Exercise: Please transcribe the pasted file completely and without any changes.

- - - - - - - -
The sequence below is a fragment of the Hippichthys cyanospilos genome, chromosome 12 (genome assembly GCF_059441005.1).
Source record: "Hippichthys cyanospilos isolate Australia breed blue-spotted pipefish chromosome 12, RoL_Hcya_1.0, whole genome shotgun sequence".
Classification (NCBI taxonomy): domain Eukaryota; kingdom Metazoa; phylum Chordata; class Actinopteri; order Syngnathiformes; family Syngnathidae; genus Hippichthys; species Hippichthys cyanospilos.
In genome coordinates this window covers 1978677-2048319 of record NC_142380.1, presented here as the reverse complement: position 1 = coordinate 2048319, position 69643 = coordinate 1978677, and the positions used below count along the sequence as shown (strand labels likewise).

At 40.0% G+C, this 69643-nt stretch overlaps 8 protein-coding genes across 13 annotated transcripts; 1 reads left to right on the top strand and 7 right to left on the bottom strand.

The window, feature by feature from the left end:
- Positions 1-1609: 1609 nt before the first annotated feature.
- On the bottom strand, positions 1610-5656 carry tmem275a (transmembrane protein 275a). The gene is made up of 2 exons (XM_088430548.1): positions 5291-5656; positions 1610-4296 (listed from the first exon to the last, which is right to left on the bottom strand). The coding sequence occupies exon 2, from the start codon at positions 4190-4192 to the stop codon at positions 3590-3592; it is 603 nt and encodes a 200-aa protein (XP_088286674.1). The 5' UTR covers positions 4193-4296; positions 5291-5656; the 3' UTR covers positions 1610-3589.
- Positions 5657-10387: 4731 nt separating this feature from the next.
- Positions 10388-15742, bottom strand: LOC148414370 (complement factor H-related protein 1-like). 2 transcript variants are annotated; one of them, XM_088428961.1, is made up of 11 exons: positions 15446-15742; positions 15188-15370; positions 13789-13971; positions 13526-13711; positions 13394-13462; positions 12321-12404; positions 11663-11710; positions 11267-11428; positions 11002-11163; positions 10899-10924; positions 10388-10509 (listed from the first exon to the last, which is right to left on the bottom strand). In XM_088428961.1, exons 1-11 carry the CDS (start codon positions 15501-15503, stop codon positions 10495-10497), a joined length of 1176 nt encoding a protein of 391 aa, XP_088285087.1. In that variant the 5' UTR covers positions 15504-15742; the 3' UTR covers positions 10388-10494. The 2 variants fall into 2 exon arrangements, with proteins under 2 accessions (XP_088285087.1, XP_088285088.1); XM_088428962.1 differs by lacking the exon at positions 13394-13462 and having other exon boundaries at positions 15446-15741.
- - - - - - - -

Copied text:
The sequence below is a fragment of the Hippichthys cyanospilos genome, chromosome 12 (genome assembly GCF_059441005.1).
Source record: "Hippichthys cyanospilos isolate Australia breed blue-spotted pipefish chromosome 12, RoL_Hcya_1.0, whole genome shotgun sequence".
Classification (NCBI taxonomy): domain Eukaryota; kingdom Metazoa; phylum Chordata; class Actinopteri; order Syngnathiformes; family Syngnathidae; genus Hippichthys; species Hippichthys cyanospilos.
In genome coordinates this window covers 1978677-2048319 of record NC_142380.1, presented here as the reverse complement: position 1 = coordinate 2048319, position 69643 = coordinate 1978677, and the positions used below count along the sequence as shown (strand labels likewise).

At 40.0% G+C, this 69643-nt stretch overlaps 8 protein-coding genes across 13 annotated transcripts; 1 reads left to right on the top strand and 7 right to left on the bottom strand.

The window, feature by feature from the left end:
- Positions 1-1609: 1609 nt before the first annotated feature.
- On the bottom strand, positions 1610-5656 carry tmem275a (transmembrane protein 275a). The gene is made up of 2 exons (XM_088430548.1): positions 5291-5656; positions 1610-4296 (listed from the first exon to the last, which is right to left on the bottom strand). The coding sequence occupies exon 2, from the start codon at positions 4190-4192 to the stop codon at positions 3590-3592; it is 603 nt and encodes a 200-aa protein (XP_088286674.1). The 5' UTR covers positions 4193-4296; positions 5291-5656; the 3' UTR covers positions 1610-3589.
- Positions 5657-10387: 4731 nt separating this feature from the next.
- Positions 10388-15742, bottom strand: LOC148414370 (complement factor H-related protein 1-like). 2 transcript variants are annotated; one of them, XM_088428961.1, is made up of 11 exons: positions 15446-15742; positions 15188-15370; positions 13789-13971; positions 13526-13711; positions 13394-13462; positions 12321-12404; positions 11663-11710; positions 11267-11428; positions 11002-11163; positions 10899-10924; positions 10388-10509 (listed from the first exon to the last, which is right to left on the bottom strand). In XM_088428961.1, exons 1-11 carry the CDS (start codon positions 15501-15503, stop codon positions 10495-10497), a joined length of 1176 nt encoding a protein of 391 aa, XP_088285087.1. In that variant the 5' UTR covers positions 15504-15742; the 3' UTR covers positions 10388-10494. The 2 variants fall into 2 exon arrangements, with proteins under 2 accessions (XP_088285087.1, XP_088285088.1); XM_088428962.1 differs by lacking the exon at positions 13394-13462 and having other exon boundaries at positions 15446-15741.